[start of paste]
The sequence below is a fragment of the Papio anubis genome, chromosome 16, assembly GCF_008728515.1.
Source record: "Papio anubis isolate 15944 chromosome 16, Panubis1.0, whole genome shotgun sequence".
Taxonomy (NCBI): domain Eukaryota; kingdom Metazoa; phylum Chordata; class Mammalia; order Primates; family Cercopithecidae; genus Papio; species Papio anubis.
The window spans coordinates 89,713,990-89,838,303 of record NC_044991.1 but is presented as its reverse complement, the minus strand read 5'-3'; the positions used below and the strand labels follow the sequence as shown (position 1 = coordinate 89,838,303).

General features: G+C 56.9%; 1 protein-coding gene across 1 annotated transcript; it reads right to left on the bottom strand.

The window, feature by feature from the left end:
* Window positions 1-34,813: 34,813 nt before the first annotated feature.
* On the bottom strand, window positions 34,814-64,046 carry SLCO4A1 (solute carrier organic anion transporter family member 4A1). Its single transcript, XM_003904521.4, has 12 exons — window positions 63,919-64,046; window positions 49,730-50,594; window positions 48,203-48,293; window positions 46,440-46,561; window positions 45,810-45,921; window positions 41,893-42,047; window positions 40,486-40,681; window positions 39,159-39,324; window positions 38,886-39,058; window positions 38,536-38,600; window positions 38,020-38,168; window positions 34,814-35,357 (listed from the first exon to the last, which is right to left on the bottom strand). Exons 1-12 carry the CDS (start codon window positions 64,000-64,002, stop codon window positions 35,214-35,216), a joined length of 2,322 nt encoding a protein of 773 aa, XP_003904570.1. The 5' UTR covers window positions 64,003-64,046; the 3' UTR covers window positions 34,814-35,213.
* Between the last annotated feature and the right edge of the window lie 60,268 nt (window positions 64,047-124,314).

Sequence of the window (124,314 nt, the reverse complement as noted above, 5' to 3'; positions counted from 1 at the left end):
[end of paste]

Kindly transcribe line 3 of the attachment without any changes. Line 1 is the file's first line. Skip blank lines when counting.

Taxonomy (NCBI): domain Eukaryota; kingdom Metazoa; phylum Chordata; class Mammalia; order Primates; family Cercopithecidae; genus Papio; species Papio anubis.